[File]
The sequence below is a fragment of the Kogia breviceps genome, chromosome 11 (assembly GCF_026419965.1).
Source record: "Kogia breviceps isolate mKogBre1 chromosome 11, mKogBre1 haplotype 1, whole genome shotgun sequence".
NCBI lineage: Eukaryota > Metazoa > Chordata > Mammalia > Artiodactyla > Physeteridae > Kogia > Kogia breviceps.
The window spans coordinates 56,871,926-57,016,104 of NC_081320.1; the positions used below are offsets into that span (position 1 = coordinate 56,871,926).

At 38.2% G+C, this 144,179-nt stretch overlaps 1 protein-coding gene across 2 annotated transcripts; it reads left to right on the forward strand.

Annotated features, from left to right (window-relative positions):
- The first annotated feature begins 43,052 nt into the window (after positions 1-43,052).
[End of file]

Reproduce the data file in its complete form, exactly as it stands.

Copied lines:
The sequence below is a fragment of the Kogia breviceps genome, chromosome 11 (assembly GCF_026419965.1).
Source record: "Kogia breviceps isolate mKogBre1 chromosome 11, mKogBre1 haplotype 1, whole genome shotgun sequence".
NCBI lineage: Eukaryota > Metazoa > Chordata > Mammalia > Artiodactyla > Physeteridae > Kogia > Kogia breviceps.
The window spans coordinates 56,871,926-57,016,104 of NC_081320.1; the positions used below are offsets into that span (position 1 = coordinate 56,871,926).

At 38.2% G+C, this 144,179-nt stretch overlaps 1 protein-coding gene across 2 annotated transcripts; it reads left to right on the forward strand.

Annotated features, from left to right (window-relative positions):
- The first annotated feature begins 43,052 nt into the window (after positions 1-43,052).